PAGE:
Sugar and sweeteners are also recent additions to the human diet.
There's not a lot of evidence that sugar directly affects the blood pressure, but it certainly can have an enormously adverse effect on psychological well-being—and thus on stress.
There was even a murder case years ago in which the defense attorneys and their expert witnesses convinced a jury that the murderer of the mayor of San Francisco and a county supervisor
was not responsible for his cold-blooded crime—because he was acting under the influence of s ugary junk foods. The press whimsically called it "the Twinkie defense."So there is evidence that sugar consumption can be harmful and can even cause bizarre and inappropriate behavior in some people. It is a major contributor to the obesity epidemic. I certainly advise all my patients to begin to restrict their sugar intake. But in treating high blood pressure, sugar isn't nearly as dramatic an issue as salt. It's just something you'd probably feel better with less of.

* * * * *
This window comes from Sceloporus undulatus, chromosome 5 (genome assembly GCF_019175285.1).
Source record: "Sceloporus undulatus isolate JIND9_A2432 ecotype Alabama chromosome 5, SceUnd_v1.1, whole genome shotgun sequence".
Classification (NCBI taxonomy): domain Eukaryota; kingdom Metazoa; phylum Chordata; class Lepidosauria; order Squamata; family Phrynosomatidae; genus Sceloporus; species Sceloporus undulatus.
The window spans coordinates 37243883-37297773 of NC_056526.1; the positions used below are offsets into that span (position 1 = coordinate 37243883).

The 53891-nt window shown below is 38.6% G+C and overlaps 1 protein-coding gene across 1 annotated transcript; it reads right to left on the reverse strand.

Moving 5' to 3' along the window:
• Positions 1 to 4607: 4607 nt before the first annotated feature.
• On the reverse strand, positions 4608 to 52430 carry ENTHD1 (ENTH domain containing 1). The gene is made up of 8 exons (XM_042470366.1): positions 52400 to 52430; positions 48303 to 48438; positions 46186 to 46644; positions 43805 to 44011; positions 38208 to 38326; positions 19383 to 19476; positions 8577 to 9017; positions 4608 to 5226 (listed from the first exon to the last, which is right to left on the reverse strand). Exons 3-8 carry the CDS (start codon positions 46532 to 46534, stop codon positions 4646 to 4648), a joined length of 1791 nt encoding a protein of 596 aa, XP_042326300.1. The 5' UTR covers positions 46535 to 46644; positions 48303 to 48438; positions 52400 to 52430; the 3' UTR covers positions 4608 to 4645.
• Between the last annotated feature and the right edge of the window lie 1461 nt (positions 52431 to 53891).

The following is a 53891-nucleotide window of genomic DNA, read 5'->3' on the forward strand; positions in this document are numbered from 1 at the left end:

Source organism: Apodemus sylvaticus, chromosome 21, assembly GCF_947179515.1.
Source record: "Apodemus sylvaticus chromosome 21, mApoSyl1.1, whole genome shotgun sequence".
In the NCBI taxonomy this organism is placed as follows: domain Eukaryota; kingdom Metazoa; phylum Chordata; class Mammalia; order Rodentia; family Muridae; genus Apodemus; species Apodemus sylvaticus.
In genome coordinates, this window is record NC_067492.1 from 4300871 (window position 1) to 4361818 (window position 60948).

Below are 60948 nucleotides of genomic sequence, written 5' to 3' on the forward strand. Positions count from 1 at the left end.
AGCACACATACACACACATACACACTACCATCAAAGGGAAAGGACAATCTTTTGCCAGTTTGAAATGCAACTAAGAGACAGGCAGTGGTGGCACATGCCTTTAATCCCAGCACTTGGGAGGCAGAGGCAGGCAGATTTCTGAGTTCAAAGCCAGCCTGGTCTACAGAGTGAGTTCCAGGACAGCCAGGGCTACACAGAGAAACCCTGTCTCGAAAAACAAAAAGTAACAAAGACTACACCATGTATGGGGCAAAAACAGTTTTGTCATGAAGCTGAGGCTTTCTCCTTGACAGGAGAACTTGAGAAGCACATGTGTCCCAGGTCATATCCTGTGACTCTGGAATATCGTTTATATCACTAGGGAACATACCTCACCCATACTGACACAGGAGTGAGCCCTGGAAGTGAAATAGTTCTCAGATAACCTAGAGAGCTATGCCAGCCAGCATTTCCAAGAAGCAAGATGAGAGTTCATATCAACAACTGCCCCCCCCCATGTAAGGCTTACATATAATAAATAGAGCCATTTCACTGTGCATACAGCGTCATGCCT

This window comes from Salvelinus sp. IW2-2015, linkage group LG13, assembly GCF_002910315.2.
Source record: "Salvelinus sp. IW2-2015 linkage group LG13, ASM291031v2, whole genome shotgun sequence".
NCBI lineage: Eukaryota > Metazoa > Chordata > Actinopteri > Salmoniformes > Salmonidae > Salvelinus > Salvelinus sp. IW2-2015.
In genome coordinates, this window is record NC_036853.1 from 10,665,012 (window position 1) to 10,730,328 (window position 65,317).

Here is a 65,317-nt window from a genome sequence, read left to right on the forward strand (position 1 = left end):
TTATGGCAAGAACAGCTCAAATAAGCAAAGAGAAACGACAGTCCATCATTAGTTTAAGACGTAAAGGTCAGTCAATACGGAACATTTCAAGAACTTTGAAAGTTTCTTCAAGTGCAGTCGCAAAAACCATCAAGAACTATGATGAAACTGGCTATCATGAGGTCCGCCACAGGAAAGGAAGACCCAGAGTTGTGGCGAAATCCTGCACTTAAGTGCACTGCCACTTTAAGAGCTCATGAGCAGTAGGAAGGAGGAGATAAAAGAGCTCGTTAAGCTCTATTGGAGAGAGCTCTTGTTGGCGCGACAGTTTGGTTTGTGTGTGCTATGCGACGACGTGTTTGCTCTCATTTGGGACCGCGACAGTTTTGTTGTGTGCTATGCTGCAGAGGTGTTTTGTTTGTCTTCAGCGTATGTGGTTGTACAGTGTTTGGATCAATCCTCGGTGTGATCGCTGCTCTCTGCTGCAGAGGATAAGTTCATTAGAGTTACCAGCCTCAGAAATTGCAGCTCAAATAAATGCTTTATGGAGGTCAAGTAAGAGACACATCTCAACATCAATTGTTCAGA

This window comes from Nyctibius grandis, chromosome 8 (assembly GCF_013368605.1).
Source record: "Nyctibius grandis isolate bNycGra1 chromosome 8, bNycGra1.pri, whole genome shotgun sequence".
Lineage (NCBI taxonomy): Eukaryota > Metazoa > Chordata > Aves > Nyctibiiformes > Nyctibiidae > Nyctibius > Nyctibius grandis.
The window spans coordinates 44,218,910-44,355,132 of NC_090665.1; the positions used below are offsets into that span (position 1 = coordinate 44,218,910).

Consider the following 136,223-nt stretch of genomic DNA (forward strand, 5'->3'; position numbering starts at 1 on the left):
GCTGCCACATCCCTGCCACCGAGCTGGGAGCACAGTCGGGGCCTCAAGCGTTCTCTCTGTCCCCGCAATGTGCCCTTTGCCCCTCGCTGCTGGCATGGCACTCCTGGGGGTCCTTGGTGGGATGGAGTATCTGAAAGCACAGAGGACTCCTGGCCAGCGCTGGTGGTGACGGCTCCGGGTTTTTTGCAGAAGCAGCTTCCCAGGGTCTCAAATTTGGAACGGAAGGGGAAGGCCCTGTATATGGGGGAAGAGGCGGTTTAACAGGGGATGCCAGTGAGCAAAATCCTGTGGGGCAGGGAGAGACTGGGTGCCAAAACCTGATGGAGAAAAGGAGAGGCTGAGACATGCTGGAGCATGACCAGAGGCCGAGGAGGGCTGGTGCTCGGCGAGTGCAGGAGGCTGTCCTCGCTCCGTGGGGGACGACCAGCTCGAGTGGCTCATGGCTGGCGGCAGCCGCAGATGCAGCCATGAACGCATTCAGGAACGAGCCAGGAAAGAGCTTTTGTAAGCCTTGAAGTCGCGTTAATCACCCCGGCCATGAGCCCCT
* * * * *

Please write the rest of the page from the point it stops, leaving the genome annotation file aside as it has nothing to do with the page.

Author: Cleaves M. Bennett MD FACP
Our bodies are designed to function best on a low-sodium, high-potassium diet (this is the pattern of mineral content in natural, unrefined foods). But while we're processing foods we not only add a lot of sodium, we also leach out potassium. So the typical diet of Americans and other industrialized societies—most of whose food is grown, stored, processed, and even cooked by others—tends to leave us short of potassium. Read More